We’ve all heard that being grateful helps improve our mental and physical health. Gratefulness makes our lives overall more enjoyable. If we know living in gratitude is important, why are we not implementing it in our daily lives? The blur of adult living often leaves us exhausted at the end of the day, feeling stretched, and sometimes overwhelmed. It feels hypocritical to be exhausted and then say we are grateful. Sometimes life is real hard, so what place does gratitude have among the chaos?
Expressing gratitude can’t wait until life is calm enough to be worthy of feeling grateful. We must exercise the muscle of gratitude, even when we don’t think we can. By implementing gratitude rituals into our daily lives, we strengthen our ability to feel it authentically. How do we accomplish this goal? The same way we make any self-improvement changes – we make a plan and stick with it, even on the days we don’t want to. What should that plan look like?
Research has shown that writing out what we’re thankful for will increase our sense of gratitude and joy. Dr. Agus, a CBS News contributor, shared a finding from a study in which three groups of people were asked to write in their journals each day. The first group was told to write down the things they were grateful for, the second group wrote only the stressful events they experienced, and the third group journaled about neither positive nor negative but neutral topics. Dr. Agus reported that “at the end of 10 weeks, the people who had gratitude, who wrote down the gratitude, actually had better self-esteem and they felt better about themselves and their lives. So it works. All of us can improve by just writing down what we care about.”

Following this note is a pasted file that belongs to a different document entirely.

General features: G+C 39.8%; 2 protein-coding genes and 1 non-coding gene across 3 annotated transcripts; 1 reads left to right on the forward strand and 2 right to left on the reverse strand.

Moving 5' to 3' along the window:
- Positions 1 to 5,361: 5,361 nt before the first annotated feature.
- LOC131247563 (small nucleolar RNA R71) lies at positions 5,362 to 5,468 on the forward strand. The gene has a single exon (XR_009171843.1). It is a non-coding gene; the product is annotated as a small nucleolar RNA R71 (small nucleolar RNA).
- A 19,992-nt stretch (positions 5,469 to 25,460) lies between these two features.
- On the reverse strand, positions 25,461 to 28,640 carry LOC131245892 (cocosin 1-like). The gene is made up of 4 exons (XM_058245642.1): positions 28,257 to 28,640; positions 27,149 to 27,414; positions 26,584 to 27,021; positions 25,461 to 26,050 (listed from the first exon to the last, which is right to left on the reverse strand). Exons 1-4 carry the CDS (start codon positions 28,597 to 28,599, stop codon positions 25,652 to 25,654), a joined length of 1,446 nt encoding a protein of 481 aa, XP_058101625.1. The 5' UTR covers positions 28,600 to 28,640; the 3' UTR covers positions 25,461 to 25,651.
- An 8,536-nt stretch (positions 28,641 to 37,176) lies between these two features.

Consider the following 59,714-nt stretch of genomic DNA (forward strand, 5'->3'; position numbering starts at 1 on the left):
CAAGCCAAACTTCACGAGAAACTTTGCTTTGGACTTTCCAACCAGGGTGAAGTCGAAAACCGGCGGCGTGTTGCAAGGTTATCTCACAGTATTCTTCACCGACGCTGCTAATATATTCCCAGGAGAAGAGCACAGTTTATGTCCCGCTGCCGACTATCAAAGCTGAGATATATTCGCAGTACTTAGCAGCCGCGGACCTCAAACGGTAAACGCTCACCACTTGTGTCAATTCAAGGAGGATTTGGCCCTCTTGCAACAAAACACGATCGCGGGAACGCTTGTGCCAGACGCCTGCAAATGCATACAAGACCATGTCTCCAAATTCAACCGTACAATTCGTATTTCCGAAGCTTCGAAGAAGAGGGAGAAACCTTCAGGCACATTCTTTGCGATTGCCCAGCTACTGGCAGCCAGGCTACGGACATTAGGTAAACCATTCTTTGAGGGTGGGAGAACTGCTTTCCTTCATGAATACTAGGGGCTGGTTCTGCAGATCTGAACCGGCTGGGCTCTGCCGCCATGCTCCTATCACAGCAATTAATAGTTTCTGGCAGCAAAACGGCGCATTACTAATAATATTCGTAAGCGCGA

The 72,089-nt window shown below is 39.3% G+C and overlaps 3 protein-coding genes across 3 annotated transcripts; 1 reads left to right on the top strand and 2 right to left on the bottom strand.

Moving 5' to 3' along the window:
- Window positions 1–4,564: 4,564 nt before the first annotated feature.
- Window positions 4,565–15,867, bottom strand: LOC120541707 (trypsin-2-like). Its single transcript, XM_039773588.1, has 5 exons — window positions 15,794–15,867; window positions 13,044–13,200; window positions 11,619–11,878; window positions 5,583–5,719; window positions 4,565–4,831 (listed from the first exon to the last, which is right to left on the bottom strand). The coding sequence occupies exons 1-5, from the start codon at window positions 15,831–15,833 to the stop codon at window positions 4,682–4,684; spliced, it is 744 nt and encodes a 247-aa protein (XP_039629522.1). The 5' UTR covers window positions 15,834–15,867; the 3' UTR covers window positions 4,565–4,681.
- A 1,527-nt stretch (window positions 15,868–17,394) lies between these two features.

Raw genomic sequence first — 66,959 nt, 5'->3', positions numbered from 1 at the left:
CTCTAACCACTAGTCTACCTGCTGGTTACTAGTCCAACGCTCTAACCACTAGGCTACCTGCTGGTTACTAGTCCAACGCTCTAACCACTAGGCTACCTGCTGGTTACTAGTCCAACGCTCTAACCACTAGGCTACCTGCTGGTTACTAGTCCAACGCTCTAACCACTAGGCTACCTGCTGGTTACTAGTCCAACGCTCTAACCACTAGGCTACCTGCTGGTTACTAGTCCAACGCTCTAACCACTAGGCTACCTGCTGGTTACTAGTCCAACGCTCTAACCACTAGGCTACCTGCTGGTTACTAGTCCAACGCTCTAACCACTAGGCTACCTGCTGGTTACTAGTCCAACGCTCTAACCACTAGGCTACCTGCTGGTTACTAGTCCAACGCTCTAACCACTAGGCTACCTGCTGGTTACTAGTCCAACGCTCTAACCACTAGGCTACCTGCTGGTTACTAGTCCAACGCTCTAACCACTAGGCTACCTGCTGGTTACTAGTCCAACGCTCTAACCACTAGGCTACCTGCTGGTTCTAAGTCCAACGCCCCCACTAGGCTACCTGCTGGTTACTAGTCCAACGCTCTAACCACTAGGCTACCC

Action: For the next four weeks, commit to writing down one sentence about what you’re grateful for at the end of each day. By putting this practice into our lives, we will experience a higher level of gratitude for what is working in our lives, even if we have to sift through the areas we find stressful.
Inner Dialogue and Spoken Words
In the same way that journaling can improve our sense of gratitude, speaking words of gratefulness can also help improve our mood and life outlook. What we think is what we feel. Our thoughts drive our feelings and the biochemical reactions that follow. In the counseling world, Cognitive-Behavioral Therapy (CBT) is an evidence-based theory used by many professionals to help clients gain a greater sense of life gratitude. CBT helps clients replace negative thoughts with healthier, more productive ways of thinking. When we change the way we think, it changes the way we feel.
Action: Listen to your inner dialogue and the words you are speaking. How often are they negative? Do they reflect your desire to live a life full of gratitude? Taking note of our thoughts helps us not to be unknowingly ruled by them. If your thoughts and words aren’t serving you, commit to replacing them. It’ll take time to learn to think and then speak differently, but we must start somewhere and celebrate our small steps of improvement.
Living a life where we express our gratitude isn’t just a nice thought or some self-help mumbo-jumbo. There are tangible, positive outcomes from training ourselves to practice gratefulness in our daily lives. Research done by the National Institute of Health (NIH) showed that blood flow in the brain changed when the test subjects focused on the things in their lives they were grateful for. According to Alex Korb, Ph.D., the researchers “found that subjects who showed more gratitude overall had higher levels of activity in the hypothalamus. This is important because the hypothalamus controls a huge array of essential bodily functions, including eating, drinking, and sleeping. It also has a huge influence on your metabolism and stress levels. From this evidence on brain activity, it starts to become clear how improvements in gratitude can have such wide-ranging effects from increased exercise, and improved sleep to decreased depression and fewer aches and pains.”
Being able to implement daily expressions of gratitude into our life will have a lasting, positive impact. It may take time to create the habit of journaling and catching our thoughts and words, but the efforts will be well worth the benefits. Our mind, body, and spirit will all be healthier, and that will lead to even more reasons to be grateful.